Quantfury Gazette

FTC’s move to block merger of grocery giants Kroger (NYSE:KR) and Albertsons (NYSE:ACI) could have an upside for Walmart (NYSE:WMT)

Nathan Crooks
Quantfury Team
Kroger and Albertsons

The Federal Trade Commission on Monday filed a lawsuit in an attempt to block grocery store giant Kroger’s (NYSE:KR) planned acquisition of rival Albertsons (NYSE:ACI), arguing that the $25 billion deal would reduce competition and lead to higher food prices for millions of Americans.

It’s Economics 101, and the regulator is acting to prevent further consolidation in an industry that’s starting to look like a monopoly. It’s also increasingly under radar with food inflation still high, especially in an election year. Americans spent more than 11% of their disposable income on food in 2022, the highest percentage in more than 20 years.

The government’s argument is simple: fewer grocery store chains will end up costing consumers more as monopoly power increases. It said that a proposal from Kroger and Albertsons to sell hundreds of stores belonging to their side chains wasn’t enough.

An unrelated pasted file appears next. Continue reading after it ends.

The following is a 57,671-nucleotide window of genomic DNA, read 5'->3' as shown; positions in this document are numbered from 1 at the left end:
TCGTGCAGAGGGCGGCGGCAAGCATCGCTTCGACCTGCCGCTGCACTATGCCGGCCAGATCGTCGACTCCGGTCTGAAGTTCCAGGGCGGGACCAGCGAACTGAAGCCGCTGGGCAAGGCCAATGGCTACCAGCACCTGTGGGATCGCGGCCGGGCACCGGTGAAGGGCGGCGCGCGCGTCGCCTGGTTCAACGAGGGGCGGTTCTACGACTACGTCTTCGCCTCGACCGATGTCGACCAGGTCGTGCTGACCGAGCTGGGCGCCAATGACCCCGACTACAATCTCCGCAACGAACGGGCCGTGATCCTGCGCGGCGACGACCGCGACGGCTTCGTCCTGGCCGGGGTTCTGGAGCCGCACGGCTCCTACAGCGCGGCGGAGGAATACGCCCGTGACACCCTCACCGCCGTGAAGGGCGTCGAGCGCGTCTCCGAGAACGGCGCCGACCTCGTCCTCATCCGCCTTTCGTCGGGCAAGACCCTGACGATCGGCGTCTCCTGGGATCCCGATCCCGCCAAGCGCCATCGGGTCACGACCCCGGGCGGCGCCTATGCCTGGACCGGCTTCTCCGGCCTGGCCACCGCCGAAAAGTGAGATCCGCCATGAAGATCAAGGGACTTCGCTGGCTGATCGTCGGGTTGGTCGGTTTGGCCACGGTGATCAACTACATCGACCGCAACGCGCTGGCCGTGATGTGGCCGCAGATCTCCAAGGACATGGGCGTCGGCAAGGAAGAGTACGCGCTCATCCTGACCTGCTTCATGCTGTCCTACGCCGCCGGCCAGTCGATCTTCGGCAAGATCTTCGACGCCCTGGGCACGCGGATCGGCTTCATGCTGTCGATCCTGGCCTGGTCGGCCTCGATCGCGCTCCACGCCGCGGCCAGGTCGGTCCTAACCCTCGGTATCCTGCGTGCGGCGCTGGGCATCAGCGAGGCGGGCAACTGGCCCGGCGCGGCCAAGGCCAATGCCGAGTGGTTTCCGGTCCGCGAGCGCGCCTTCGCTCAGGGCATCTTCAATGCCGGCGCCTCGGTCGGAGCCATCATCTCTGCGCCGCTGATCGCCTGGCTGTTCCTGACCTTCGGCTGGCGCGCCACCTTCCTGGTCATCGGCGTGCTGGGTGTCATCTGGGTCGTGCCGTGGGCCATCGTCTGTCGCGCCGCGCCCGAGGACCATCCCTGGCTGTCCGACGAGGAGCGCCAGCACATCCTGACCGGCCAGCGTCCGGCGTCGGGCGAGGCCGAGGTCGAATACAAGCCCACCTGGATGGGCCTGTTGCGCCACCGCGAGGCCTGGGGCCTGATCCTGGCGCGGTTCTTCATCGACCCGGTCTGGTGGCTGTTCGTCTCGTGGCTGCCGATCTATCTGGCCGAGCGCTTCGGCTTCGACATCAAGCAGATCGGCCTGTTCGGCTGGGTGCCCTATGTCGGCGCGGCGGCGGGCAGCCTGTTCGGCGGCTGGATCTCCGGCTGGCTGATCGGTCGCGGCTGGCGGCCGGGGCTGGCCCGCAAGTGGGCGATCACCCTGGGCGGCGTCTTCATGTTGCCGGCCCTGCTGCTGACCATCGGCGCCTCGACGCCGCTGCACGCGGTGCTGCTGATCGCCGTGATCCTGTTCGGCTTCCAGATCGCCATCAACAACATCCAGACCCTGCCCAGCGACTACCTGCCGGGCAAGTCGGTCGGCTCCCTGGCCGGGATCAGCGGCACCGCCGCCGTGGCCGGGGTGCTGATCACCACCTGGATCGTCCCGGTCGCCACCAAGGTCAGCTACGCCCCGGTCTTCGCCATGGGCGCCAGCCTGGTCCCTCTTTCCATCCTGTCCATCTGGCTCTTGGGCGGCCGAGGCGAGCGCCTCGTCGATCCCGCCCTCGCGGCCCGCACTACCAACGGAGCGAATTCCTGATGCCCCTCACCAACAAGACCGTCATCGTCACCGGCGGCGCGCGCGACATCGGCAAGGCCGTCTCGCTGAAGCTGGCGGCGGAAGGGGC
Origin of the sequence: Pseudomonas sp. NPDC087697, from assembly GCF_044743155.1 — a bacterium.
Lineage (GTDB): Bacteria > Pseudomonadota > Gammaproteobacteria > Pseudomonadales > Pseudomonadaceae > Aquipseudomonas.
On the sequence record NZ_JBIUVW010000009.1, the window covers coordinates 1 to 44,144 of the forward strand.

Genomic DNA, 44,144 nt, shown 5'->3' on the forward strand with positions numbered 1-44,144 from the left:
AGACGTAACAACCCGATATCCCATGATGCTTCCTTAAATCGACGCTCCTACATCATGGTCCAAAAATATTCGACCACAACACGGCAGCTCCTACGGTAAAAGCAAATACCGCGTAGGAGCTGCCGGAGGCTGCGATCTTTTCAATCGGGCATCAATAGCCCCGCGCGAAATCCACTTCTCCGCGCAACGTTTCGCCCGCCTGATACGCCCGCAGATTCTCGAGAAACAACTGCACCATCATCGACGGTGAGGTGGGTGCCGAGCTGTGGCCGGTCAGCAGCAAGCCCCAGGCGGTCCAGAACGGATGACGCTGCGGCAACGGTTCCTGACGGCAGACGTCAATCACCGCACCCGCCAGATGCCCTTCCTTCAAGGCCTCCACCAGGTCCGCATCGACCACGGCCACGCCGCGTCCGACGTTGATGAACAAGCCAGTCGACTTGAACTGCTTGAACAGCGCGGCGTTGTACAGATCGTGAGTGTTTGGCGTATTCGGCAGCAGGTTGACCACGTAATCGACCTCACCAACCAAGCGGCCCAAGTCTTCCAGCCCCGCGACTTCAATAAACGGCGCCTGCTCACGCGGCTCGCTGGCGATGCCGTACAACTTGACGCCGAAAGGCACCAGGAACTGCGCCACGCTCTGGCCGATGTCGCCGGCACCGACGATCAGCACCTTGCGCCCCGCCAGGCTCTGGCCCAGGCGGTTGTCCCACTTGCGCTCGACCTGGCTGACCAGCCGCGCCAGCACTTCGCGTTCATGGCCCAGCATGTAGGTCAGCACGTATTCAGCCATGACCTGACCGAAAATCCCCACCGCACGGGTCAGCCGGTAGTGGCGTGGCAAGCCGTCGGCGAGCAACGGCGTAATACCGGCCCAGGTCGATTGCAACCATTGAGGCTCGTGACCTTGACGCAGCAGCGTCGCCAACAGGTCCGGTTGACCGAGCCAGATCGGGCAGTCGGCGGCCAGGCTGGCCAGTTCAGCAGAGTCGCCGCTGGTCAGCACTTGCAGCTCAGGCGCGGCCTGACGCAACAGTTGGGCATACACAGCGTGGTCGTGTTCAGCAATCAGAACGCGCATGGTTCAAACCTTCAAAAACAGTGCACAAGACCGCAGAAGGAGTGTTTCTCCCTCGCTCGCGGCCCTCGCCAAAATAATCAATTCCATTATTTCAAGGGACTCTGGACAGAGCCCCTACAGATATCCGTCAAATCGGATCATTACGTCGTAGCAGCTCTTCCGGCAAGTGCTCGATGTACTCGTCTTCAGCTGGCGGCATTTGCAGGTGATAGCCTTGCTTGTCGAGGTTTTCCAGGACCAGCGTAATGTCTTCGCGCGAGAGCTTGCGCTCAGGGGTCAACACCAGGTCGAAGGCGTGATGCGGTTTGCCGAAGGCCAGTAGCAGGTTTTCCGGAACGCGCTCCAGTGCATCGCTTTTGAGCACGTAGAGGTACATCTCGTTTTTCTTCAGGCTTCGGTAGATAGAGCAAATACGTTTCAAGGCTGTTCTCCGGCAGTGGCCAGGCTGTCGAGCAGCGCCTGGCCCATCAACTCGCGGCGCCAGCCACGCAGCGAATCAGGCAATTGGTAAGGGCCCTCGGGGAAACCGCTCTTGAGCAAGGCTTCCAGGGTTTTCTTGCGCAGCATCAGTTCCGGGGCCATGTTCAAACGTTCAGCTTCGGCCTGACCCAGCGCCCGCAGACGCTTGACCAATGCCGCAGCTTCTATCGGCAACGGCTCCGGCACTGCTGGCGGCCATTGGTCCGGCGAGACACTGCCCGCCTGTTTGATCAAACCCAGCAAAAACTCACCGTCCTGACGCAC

The merger would also give the combined company “leverage to impose subpar terms on union grocery workers that slow improvements to wages, worsen benefits, and potentially degrade working conditions,” the FTC alleged.

Walmart (NYSE:WMT) was by far the largest grocery retailer in the US last year, with nearly 17% of the retail market, according to Retail Info Systems. Kroger and Albertsons came in the fourth and sixth spots, respectively. If combined in the case of a successful merger, the two companies would have just over 6% of the total retail market, still behind Walmart, Amazon (NASDAQ:AMZN) and Costco (NASDAQ:COST).

The FTC lawsuit will now head to court, and it’s worth noting that the US government has a mixed record in recent years when it comes to winning antitrust cases. The lawsuit, however, comes at an interesting time for Walmart, a company with far greater market share than any other food retailer in the US and yet without any government oversight to limit its own monopoly power.

Walmart itself has been making a number of moves on its own in recent months. America’s largest retailer earlier this month revealed a deal to buy TV-maker Vizio for $2.3 billion in an effort to expand its advertising operations. It also said earlier this month that it would sell a fleet of container fleets to J.B. Hunt Transport Services (NASDAQ:JBHT) as part of a deal that would expand ties between the two companies.

Walmart may be reading the tea leaves, knowing that it can’t actively buy its way into a bigger share of the US grocery market. That’s not stopping it from expanding its tentacles into areas that have the potential to help it improve logistics, increase margins and tap into new ways to reach and attract customers and grow their market share even bigger, without bringing so much unwelcome government oversight.


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